In the continent of Asia, from the point of view of politics, the panorama of 2021 has little to offer, following 2020 which was electorally intense, despite the limits imposed by the new coronavirus. A notable event is the elections planned for 5 September in Hong Kong to elect the local parliament (Legislative Council, Legco). This is an important event coming a year after the imposition on the former British colony of the national security law and the postponement of a year of consultations; officially to avoid the further spread of the epidemic but with obvious political and public order implications. The situation imposed on the population and pressure on opposition movements is unlikely to allow seats to be gained with substantial modifications to electoral laws (as demanded by the ‘umbrella revolution’ of autumn 2014 and after the crushing victory of the democrats in the district elections of November). The trial of strength between the parties and the tensions or solutions that derive from it will, in any case, mark the year 2021.
They will also mark Taiwan, seen by many Hong Kong dissidents as a place of refuge or temporary base before expatriating for good. The evolution of the strategic balance of the region, Beijing-Washington relations and pressure from the continent on the leadership of the island will certainly be of interest and under worldwide scrutiny.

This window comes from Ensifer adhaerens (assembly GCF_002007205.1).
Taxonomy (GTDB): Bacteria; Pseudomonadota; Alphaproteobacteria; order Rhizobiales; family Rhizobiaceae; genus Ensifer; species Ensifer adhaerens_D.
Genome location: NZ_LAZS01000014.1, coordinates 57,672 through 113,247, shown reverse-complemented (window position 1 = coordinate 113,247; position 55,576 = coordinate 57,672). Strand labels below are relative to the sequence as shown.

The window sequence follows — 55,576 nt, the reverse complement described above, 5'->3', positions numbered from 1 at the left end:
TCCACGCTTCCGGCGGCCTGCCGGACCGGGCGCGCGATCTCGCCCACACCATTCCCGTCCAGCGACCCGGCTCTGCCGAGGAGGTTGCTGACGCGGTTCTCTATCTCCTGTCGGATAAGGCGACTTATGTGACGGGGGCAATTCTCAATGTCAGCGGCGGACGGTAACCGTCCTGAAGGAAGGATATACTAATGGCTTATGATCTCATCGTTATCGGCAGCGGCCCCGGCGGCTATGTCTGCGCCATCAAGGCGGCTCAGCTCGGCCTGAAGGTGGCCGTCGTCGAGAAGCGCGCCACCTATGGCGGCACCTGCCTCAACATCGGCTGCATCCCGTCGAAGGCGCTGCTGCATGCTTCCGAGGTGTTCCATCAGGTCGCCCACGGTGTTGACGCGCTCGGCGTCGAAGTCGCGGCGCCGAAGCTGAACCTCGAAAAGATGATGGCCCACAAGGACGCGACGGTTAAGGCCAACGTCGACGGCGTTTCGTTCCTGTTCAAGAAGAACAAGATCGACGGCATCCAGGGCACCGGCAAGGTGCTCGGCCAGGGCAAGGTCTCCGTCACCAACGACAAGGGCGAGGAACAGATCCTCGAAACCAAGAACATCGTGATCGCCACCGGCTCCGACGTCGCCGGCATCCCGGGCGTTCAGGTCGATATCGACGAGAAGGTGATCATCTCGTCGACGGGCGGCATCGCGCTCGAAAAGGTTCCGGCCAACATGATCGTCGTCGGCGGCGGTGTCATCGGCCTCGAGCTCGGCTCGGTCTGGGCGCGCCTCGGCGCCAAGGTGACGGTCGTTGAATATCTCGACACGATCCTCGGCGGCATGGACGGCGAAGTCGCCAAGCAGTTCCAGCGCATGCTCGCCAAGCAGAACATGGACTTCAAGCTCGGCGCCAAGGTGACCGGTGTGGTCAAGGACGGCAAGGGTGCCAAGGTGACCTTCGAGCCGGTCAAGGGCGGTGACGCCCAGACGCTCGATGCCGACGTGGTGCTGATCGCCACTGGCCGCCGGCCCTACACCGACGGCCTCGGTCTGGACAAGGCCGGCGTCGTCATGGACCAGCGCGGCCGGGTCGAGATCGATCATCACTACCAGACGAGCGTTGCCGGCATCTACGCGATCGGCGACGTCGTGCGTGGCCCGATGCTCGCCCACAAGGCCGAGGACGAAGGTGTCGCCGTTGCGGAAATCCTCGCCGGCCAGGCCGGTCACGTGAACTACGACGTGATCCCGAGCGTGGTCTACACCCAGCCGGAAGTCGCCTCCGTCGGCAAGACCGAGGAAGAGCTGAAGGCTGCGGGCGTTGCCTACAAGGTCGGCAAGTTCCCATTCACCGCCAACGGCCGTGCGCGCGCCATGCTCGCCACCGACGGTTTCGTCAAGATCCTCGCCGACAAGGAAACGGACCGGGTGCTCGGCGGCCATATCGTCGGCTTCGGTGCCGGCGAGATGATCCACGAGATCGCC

Even more so with the approach of 25 October, which in 1971 marked the assignment to the People’s Republic of China of the seat for the whole of China, formerly given to Taiwan. The theme of reunification demanded by Beijing will still be a ‘hotly-disputed’ topic after the obvious failure in Hong Kong of the theory of ‘one country, two systems’.
In 2020, South-East Asia has suffered more from the economic, rather than other, consequences of the pandemic. Almost everywhere, the number of victims has been relatively low despite the difficulty in managing the crisis. The highest number of infections and deaths in proportion to the population occurred in Singapore, a well-developed country and well prepared in the area of public health, but characterised by high levels of immigration. In the area, the year 2021 will be a difficult one with possible consequences for social stability. Besides Thailand, the more uncertain situation may be that of Myanmar.